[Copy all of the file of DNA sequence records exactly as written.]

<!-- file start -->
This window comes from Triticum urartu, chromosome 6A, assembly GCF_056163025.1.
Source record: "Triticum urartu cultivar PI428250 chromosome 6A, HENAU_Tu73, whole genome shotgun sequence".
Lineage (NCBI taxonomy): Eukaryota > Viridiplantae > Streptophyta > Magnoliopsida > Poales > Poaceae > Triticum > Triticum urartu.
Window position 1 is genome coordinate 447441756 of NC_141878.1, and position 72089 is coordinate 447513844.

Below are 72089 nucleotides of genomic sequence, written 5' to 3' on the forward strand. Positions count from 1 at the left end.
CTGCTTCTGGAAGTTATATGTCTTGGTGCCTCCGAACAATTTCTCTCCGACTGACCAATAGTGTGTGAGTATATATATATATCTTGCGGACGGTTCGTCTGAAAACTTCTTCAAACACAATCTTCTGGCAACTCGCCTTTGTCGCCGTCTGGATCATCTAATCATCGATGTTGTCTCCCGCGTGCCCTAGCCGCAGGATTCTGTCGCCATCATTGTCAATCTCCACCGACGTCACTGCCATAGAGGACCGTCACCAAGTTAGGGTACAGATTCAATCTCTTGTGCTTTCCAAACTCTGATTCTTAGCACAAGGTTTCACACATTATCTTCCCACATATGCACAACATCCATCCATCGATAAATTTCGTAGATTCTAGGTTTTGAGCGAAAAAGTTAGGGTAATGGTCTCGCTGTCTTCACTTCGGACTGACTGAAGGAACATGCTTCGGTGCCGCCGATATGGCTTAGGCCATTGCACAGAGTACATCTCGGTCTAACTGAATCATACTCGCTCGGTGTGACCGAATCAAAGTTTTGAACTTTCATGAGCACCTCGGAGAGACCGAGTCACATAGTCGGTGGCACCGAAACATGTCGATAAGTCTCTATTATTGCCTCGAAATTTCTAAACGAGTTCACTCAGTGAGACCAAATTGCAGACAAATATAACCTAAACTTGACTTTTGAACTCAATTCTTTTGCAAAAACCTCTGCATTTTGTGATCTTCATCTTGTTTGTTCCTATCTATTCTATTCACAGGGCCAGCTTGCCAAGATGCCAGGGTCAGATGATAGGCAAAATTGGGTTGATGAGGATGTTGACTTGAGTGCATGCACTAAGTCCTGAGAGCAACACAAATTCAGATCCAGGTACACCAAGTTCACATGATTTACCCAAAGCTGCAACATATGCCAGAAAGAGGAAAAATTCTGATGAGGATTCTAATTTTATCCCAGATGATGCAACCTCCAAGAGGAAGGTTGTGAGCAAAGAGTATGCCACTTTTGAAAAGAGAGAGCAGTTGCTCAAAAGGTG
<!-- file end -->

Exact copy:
This window comes from Triticum urartu, chromosome 6A, assembly GCF_056163025.1.
Source record: "Triticum urartu cultivar PI428250 chromosome 6A, HENAU_Tu73, whole genome shotgun sequence".
Lineage (NCBI taxonomy): Eukaryota > Viridiplantae > Streptophyta > Magnoliopsida > Poales > Poaceae > Triticum > Triticum urartu.
Window position 1 is genome coordinate 447441756 of NC_141878.1, and position 72089 is coordinate 447513844.

Below are 72089 nucleotides of genomic sequence, written 5' to 3' on the forward strand. Positions count from 1 at the left end.
CTGCTTCTGGAAGTTATATGTCTTGGTGCCTCCGAACAATTTCTCTCCGACTGACCAATAGTGTGTGAGTATATATATATATCTTGCGGACGGTTCGTCTGAAAACTTCTTCAAACACAATCTTCTGGCAACTCGCCTTTGTCGCCGTCTGGATCATCTAATCATCGATGTTGTCTCCCGCGTGCCCTAGCCGCAGGATTCTGTCGCCATCATTGTCAATCTCCACCGACGTCACTGCCATAGAGGACCGTCACCAAGTTAGGGTACAGATTCAATCTCTTGTGCTTTCCAAACTCTGATTCTTAGCACAAGGTTTCACACATTATCTTCCCACATATGCACAACATCCATCCATCGATAAATTTCGTAGATTCTAGGTTTTGAGCGAAAAAGTTAGGGTAATGGTCTCGCTGTCTTCACTTCGGACTGACTGAAGGAACATGCTTCGGTGCCGCCGATATGGCTTAGGCCATTGCACAGAGTACATCTCGGTCTAACTGAATCATACTCGCTCGGTGTGACCGAATCAAAGTTTTGAACTTTCATGAGCACCTCGGAGAGACCGAGTCACATAGTCGGTGGCACCGAAACATGTCGATAAGTCTCTATTATTGCCTCGAAATTTCTAAACGAGTTCACTCAGTGAGACCAAATTGCAGACAAATATAACCTAAACTTGACTTTTGAACTCAATTCTTTTGCAAAAACCTCTGCATTTTGTGATCTTCATCTTGTTTGTTCCTATCTATTCTATTCACAGGGCCAGCTTGCCAAGATGCCAGGGTCAGATGATAGGCAAAATTGGGTTGATGAGGATGTTGACTTGAGTGCATGCACTAAGTCCTGAGAGCAACACAAATTCAGATCCAGGTACACCAAGTTCACATGATTTACCCAAAGCTGCAACATATGCCAGAAAGAGGAAAAATTCTGATGAGGATTCTAATTTTATCCCAGATGATGCAACCTCCAAGAGGAAGGTTGTGAGCAAAGAGTATGCCACTTTTGAAAAGAGAGAGCAGTTGCTCAAAAGGTG